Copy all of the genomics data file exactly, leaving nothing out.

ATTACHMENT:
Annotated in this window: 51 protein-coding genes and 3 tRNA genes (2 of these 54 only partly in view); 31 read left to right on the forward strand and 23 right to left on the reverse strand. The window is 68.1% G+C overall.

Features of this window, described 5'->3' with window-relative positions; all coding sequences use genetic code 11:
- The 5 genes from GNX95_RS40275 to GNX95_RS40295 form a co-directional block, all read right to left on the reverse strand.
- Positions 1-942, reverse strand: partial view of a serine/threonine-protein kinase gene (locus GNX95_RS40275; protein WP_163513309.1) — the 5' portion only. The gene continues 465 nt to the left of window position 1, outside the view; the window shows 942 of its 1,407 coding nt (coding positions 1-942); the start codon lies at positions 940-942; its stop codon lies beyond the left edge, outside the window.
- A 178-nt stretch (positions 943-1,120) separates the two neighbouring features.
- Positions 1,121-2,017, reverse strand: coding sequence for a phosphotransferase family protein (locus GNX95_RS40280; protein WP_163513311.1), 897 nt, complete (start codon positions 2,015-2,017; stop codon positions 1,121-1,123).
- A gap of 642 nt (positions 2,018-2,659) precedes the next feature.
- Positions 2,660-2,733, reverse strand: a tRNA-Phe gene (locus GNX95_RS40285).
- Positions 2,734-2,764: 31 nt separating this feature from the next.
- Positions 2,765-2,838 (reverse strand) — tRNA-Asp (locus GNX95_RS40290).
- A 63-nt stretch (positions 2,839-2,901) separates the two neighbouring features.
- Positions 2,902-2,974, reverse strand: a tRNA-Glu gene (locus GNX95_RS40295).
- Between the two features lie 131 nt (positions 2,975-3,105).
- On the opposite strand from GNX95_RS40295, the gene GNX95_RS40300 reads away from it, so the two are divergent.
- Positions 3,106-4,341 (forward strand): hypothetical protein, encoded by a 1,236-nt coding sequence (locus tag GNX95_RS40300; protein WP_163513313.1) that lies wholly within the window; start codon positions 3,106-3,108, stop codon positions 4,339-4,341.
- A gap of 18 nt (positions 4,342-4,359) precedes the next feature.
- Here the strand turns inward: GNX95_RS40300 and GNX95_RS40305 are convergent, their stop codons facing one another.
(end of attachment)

Annotated in this window: 51 protein-coding genes and 3 tRNA genes (2 of these 54 only partly in view); 31 read left to right on the forward strand and 23 right to left on the reverse strand. The window is 68.1% G+C overall.

Features of this window, described 5'->3' with window-relative positions; all coding sequences use genetic code 11:
- The 5 genes from GNX95_RS40275 to GNX95_RS40295 form a co-directional block, all read right to left on the reverse strand.
- Positions 1-942, reverse strand: partial view of a serine/threonine-protein kinase gene (locus GNX95_RS40275; protein WP_163513309.1) — the 5' portion only. The gene continues 465 nt to the left of window position 1, outside the view; the window shows 942 of its 1,407 coding nt (coding positions 1-942); the start codon lies at positions 940-942; its stop codon lies beyond the left edge, outside the window.
- A 178-nt stretch (positions 943-1,120) separates the two neighbouring features.
- Positions 1,121-2,017, reverse strand: coding sequence for a phosphotransferase family protein (locus GNX95_RS40280; protein WP_163513311.1), 897 nt, complete (start codon positions 2,015-2,017; stop codon positions 1,121-1,123).
- A gap of 642 nt (positions 2,018-2,659) precedes the next feature.
- Positions 2,660-2,733, reverse strand: a tRNA-Phe gene (locus GNX95_RS40285).
- Positions 2,734-2,764: 31 nt separating this feature from the next.
- Positions 2,765-2,838 (reverse strand) — tRNA-Asp (locus GNX95_RS40290).
- A 63-nt stretch (positions 2,839-2,901) separates the two neighbouring features.
- Positions 2,902-2,974, reverse strand: a tRNA-Glu gene (locus GNX95_RS40295).
- Between the two features lie 131 nt (positions 2,975-3,105).
- On the opposite strand from GNX95_RS40295, the gene GNX95_RS40300 reads away from it, so the two are divergent.
- Positions 3,106-4,341 (forward strand): hypothetical protein, encoded by a 1,236-nt coding sequence (locus tag GNX95_RS40300; protein WP_163513313.1) that lies wholly within the window; start codon positions 3,106-3,108, stop codon positions 4,339-4,341.
- A gap of 18 nt (positions 4,342-4,359) precedes the next feature.
- Here the strand turns inward: GNX95_RS40300 and GNX95_RS40305 are convergent, their stop codons facing one another.